Feeds

Sex in the Noughties: How was it for you?

Politically correct mainly

Choosing a cloud hosting partner with confidence

Have you got a license for that Sir?

Who could possibly doubt that the "noughties" have been a decade of unparalleled sexual license?

In fact, the list of doubts is long and growing longer. Following a particularly gruesome murder in 2003 – the Graham Coutts case – the government determined that many social ills could be tracked back to the internet. Nasty (pornographic) stuff was entering the country, and there was little the authorities could do about it: so the Criminal Justice and Immigration Act 2008 made possession of "extreme porn" a criminal offence.

Whilst Ministers talked of this being about worst cases – the "aberrant" and the "abhorrent" – it represented a widening in English Law of a principle only previously claimed in one supposedly exceptional case: the possession of material depicting child abuse.

This Act was followed shortly after by the Coroners and Justice Act 2009, which applied the same principle – of criminalising possession – to cartoon material.

The latter, of course, was ostensibly about "protecting children", which has been a second consistent theme for the decade: whenever the government had qualms about civil liberties, just appeal to public paranoia about the predatory paedophile – and the scope for opposition and counter-argument automatically diminishes.

Thus, possessing certain images was first introduced as criminal offence – by Labour – in the Protection of Children Act 1978 (pdf). Few would object to that principle: although in recent years, there has been increasing debate about whether making such possession a "strict liability" offence has contributed to child safety – or simply made society increasingly nervous about looking at images that a previous generation would have considered perfectly innocent.

That protection took tangible shape through the Internet Watch Foundation. The IWF flourished through the noughties, suffered brief embarrassment over an attempt to block an image already widely accepted culturally, and now, as the web becomes a less useful means to distribute child abuse images – the slack is being taken up by P2P and virtual networks - is mellowing into distinguished establishment respectability.

Still on "children": the SOA 2003 also extended the definition of a child to “under 18”, making it, for the first time ever, a criminal offence to possess an image depicting an act that is not itself criminal.

A further massive threat to liberties is the Safeguarding Vulnerable Groups Act 2006 (the "Vetting Act") which, through the aim of "protecting children" gives the state unprecedented powers to bar individuals from working in a third to a half of jobs in the UK.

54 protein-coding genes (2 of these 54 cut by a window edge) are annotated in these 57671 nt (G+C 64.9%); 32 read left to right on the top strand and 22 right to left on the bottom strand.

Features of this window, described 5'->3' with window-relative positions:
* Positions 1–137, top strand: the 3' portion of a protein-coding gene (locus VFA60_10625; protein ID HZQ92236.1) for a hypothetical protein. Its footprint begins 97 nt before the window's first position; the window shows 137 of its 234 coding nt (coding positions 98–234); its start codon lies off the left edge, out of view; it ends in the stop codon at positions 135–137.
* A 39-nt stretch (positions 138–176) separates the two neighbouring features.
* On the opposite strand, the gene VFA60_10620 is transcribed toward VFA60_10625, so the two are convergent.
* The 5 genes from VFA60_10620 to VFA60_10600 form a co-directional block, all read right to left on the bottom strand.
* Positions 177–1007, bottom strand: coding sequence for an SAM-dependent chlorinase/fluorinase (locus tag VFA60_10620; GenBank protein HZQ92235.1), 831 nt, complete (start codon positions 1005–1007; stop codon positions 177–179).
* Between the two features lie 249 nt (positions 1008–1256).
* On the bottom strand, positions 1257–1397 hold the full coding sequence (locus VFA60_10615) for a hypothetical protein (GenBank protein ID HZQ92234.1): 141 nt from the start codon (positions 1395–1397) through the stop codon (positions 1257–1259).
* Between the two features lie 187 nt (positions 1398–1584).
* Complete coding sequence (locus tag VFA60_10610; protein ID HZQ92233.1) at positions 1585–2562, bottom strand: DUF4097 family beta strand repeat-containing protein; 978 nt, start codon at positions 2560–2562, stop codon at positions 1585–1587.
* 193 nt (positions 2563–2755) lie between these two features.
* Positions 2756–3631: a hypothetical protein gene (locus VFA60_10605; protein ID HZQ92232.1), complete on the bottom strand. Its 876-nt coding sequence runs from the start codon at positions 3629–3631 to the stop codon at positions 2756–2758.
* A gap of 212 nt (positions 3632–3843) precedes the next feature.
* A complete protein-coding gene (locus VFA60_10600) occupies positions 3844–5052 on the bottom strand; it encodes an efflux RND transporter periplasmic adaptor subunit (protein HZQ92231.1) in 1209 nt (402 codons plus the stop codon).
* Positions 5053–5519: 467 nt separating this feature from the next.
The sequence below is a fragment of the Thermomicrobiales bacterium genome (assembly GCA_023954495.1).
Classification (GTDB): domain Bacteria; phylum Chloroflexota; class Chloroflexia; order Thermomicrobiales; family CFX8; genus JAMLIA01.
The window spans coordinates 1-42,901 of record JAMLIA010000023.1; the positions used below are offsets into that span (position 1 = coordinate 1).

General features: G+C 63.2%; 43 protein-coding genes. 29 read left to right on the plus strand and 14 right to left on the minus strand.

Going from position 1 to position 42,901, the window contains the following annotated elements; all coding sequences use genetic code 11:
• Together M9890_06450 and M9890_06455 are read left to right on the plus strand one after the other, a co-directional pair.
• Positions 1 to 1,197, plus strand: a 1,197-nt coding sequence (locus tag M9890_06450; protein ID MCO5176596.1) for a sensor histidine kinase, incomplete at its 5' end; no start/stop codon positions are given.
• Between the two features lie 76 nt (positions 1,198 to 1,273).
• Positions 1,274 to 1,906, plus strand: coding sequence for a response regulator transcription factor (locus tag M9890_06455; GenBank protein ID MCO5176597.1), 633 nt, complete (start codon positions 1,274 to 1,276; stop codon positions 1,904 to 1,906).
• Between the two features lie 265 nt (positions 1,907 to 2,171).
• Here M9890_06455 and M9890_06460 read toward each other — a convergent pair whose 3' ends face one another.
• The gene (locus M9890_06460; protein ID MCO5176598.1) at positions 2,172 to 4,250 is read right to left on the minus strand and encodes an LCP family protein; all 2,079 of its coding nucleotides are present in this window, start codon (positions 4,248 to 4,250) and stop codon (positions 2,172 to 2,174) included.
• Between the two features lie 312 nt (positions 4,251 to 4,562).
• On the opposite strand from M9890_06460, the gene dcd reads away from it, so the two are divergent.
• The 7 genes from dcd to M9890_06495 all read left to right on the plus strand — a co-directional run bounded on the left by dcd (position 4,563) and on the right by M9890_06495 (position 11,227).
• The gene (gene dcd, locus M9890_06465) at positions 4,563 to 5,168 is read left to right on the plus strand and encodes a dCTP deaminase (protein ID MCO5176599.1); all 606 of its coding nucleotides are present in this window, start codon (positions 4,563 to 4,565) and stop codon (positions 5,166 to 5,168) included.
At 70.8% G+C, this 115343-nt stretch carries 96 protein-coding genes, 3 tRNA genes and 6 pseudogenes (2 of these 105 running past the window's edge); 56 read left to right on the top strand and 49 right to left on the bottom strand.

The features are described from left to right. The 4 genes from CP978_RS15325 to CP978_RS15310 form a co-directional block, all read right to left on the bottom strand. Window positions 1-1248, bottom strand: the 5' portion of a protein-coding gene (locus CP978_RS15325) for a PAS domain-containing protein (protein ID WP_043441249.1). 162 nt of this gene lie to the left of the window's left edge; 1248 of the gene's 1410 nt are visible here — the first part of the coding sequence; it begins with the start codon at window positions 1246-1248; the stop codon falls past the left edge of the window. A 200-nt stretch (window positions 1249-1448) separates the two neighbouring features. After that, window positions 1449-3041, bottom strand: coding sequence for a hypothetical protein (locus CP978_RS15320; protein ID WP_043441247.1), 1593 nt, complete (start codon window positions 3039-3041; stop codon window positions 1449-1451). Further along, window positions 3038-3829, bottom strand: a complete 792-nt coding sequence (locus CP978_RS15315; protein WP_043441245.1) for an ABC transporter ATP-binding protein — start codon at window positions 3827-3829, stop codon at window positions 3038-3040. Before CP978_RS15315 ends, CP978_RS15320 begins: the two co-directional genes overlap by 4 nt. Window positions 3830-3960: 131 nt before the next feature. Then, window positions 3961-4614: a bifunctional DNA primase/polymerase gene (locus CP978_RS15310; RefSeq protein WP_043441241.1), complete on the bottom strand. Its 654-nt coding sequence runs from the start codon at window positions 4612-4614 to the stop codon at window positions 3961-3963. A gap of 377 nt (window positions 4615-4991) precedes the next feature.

Opponents have cited two wholly objectionable aspects of this legislation: first, that whether one is fit to work with the vulnerable now depends largely on one’s NOT participating in "inappropriate" sexual activity; and second, the fact that the underlying database will include third party reports and unsubstantiated allegations when it comes to evaluating sexual conduct.

Choosing a cloud hosting partner with confidence

More from The Register

next story
I'll be back (and forward): Hollywood's time travel tribulations
Quick, call the Time Cops to sort out this paradox!
Musicians sue UK.gov over 'zero pay' copyright fix
Everyone else in Europe compensates us - why can't you?
Megaupload overlord Kim Dotcom: The US HAS RADICALISED ME!
Now my lawyers have bailed 'cos I'm 'OFFICIALLY' BROKE
MI6 oversight report on Lee Rigby murder: US web giants offer 'safe haven for TERRORISM'
PM urged to 'prioritise issue' after Facebook hindsight find
BT said to have pulled patent-infringing boxes from DSL network
Take your license demand and stick it in your ASSIA
Right to be forgotten should apply to Google.com too: EU
And hey - no need to tell the website you've de-listed. That'll make it easier ...
prev story

Whitepapers

Driving business with continuous operational intelligence
Introducing an innovative approach offered by ExtraHop for producing continuous operational intelligence.
Why CIOs should rethink endpoint data protection in the age of mobility
Assessing trends in data protection, specifically with respect to mobile devices, BYOD, and remote employees.
A strategic approach to identity relationship management
ForgeRock commissioned Forrester to evaluate companies’ IAM practices and requirements when it comes to customer-facing scenarios versus employee-facing ones.
High Performance for All
While HPC is not new, it has traditionally been seen as a specialist area – is it now geared up to meet more mainstream requirements?
Protecting against web application threats using SSL
SSL encryption can protect server‐to‐server communications, client devices, cloud resources, and other endpoints in order to help prevent the risk of data loss and losing customer trust.